Pembroke Players president protests preposterous prices at playhouse
For everyone who’s ever thought ‘Gee, I wish my Nando’s Card worked for plays.’
So what exactly is the Pembroke Players Annual Reduction card?
Well it’s the membership card or membership discount card or annual reduction card, we’ve gone for three distinct titles. We believe in giving people choices and the first choice we give them is what they want to call it. I have one here, would you like to touch it? (This reporter can confirm that the card is very nice to the touch).
The magic of the membership card is its’ back, which is a loyalty card with six potential stamps on it, beginning at five pounds and ending at free pounds, which is the best number of pounds. You buy the card for 5 pounds and your first ticket at any Pembroke Cellars show is five pounds and then they get one pound cheaper every time until you see unlimited shows for free. Our director of technology, Jacob Baldwin, has made sure that you can buy tickets on the door or online, the system knows how many shows you’ve seen and you can get a virtual stamp.
What inspired the card?
As a committee we are very focused on improving every aspect of seeing amateur theatre and comedy. We’re entirely audience focused this year and the glaring problem for audiences is the rapidly increasing price of tickets and as Pembroke Players are the most prolific college drama society, staging at least 6 shows a term, we wanted to let people see more things. Sort of like a thesp-ish Robin Hood. Only robbing from no one to feed both the poor and the privileged equally.
Do you think the ADC prices are too expensive?
Yes, categorically. Without being privy to their internal operations I’m assuming they’re operating at cost and I credit them for doing all they can to keep costs down. But it hasn’t worked and people need to get more innovative and do things that people haven’t tried yet which is why we’ve gone with this.
The issue with the ADC is that it’s ‘the institution’ so they don’t feel the impetus to innovate. No one is going to stop going to ADC plays, so they’re not actively thinking ‘we need to try a different tack’. I know so many people who see flyers and think ‘I’d love to go to that, that looks really interesting’ but are put off by the ticket price. There’s no impulsivity with an eleven pound ticket. I’m like the Robin Hood of impulsivity, firing arrows willy nilly, stealing gold from the Sheriff of ‘Please-Book-In-Advance- Do-You-Have-A-Credit-Card?’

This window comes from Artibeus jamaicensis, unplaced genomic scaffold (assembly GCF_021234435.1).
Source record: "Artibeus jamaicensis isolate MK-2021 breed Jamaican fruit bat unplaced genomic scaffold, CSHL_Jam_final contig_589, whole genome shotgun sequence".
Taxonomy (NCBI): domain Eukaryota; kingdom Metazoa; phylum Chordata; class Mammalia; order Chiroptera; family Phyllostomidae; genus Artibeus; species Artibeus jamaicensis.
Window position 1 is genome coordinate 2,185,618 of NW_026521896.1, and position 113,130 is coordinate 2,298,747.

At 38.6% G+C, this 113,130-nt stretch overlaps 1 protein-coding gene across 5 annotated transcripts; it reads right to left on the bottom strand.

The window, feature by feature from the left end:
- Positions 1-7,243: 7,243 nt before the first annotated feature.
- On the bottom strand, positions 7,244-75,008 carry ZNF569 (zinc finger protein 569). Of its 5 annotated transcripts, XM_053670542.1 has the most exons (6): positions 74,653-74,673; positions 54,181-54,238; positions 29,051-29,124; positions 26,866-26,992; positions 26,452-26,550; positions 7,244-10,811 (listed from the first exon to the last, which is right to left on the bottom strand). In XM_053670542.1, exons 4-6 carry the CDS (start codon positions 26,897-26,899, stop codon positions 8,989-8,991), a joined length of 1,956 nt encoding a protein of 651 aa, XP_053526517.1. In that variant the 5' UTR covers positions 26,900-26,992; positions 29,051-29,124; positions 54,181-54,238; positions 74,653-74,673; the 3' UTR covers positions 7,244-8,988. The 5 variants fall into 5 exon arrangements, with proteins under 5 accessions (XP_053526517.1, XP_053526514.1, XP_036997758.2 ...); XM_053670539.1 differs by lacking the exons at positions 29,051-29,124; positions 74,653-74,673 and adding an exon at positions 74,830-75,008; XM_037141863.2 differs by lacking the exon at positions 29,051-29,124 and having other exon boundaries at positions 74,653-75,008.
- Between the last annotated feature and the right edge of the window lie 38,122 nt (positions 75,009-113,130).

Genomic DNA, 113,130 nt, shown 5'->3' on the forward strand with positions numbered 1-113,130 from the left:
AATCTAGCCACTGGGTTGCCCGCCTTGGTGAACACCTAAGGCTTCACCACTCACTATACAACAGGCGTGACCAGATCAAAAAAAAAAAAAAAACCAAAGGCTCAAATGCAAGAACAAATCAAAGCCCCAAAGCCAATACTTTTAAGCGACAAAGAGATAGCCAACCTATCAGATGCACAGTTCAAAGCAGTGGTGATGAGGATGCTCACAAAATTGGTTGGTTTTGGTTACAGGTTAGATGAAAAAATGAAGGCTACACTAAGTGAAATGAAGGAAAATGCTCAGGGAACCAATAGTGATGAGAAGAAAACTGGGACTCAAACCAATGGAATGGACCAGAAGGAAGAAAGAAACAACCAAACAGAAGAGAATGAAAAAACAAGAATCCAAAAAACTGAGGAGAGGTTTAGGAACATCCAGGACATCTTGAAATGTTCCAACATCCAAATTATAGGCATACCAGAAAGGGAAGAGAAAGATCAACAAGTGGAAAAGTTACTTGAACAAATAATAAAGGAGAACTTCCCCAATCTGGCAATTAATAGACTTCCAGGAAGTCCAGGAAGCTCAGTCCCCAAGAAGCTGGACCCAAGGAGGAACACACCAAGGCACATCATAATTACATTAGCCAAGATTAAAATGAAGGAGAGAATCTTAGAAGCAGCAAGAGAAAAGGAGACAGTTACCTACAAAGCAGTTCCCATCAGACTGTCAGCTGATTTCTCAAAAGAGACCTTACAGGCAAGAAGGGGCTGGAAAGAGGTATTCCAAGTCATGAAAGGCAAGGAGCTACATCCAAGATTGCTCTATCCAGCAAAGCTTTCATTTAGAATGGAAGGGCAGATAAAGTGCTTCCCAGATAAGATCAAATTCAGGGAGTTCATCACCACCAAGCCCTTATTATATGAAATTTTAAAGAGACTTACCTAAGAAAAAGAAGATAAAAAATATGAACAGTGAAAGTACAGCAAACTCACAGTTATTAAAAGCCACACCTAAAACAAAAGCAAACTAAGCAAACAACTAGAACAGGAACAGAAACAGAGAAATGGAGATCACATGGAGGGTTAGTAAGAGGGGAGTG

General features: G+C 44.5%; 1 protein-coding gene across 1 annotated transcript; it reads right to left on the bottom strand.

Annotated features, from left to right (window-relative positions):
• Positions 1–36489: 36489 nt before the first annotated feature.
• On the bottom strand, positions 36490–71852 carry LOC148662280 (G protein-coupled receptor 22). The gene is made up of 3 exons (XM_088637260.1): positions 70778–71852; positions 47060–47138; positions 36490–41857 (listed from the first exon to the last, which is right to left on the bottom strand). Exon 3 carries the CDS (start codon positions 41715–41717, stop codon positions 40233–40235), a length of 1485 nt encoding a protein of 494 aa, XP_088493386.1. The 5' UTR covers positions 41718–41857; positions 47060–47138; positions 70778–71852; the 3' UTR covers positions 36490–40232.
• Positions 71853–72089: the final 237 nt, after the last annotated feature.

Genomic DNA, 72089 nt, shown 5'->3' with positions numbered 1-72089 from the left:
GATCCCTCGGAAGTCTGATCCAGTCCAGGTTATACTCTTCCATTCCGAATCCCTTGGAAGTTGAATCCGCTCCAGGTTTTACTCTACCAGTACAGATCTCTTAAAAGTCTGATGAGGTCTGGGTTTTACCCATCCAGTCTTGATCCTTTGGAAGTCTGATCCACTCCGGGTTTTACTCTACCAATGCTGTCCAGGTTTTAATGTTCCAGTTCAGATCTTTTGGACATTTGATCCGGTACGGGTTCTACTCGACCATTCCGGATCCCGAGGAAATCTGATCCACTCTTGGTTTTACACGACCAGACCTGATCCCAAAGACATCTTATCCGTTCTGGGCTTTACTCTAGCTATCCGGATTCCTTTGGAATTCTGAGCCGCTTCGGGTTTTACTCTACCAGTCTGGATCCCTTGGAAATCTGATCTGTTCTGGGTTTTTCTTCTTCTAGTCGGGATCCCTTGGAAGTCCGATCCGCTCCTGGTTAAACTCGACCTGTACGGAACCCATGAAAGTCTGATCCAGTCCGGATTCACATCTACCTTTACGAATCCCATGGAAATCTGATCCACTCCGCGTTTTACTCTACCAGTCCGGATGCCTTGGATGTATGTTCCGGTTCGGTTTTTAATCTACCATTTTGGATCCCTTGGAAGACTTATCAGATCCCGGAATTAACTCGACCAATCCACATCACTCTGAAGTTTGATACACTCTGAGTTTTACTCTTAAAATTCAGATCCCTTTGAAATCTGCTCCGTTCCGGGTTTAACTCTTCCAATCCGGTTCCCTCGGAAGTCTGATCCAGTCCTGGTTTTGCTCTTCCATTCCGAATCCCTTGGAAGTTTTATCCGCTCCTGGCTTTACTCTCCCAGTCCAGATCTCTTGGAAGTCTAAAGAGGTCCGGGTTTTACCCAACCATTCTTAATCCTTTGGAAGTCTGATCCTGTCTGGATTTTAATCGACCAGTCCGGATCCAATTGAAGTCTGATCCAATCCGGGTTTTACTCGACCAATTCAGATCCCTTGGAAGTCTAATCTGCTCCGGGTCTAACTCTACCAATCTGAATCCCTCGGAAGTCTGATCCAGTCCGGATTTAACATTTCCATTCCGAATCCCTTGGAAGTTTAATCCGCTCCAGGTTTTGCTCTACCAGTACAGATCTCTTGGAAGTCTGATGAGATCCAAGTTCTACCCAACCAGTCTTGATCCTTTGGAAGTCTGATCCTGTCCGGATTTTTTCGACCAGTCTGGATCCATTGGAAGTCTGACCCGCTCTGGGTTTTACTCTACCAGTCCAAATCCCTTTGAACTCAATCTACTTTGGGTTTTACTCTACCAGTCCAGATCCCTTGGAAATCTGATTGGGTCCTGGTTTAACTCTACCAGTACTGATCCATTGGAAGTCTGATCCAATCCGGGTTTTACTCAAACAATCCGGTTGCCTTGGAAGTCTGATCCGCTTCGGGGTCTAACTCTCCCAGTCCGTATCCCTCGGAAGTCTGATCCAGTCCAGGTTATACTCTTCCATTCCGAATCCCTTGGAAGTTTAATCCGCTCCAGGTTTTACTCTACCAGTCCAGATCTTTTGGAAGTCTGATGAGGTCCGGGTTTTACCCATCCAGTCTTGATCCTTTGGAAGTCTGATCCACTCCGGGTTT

Do you think that the ADC should implement some sort of loyalty programme?
Yes, if they can get it to work. I really think they should be seriously looking at their financial operations and see could they implement something like this, it would make a huge difference for audience and would improve the shows.
How do you think it would improve the shows?
The bigger the audience the better the experience of doing the shows. Very few shows are selling out so there is definitely scope for bringing in bigger audiences with lower prices. Also if a show is cheaper audiences are less judgemental. If you’re only able to afford one show a term and it’s a bit of a dud you’d be cross, but if you’re able to afford say six, the crossness dissolves like sugar in warm lemon juice, such as that you might sip on a winters evening. That’s how we want New Cellars to be seen, a destination where everyone wins as autumnal twilight falls in.
At this point, Robert wanted to be asked a random question, unrelated to theatre, to conclude the interview
What’s your favourite colour?
I don’t have a favourite colour, I spread my favouritism liberally throughout all the colours, some might call me the Robin Hood of colours, indiscriminately wearing lincoln green, red, blue, yellow and peach. Additionally my favourite peach is the nectarine, which is not a peach.
To find out more about the Pembroke Players Annual Reduction Card, check out their website.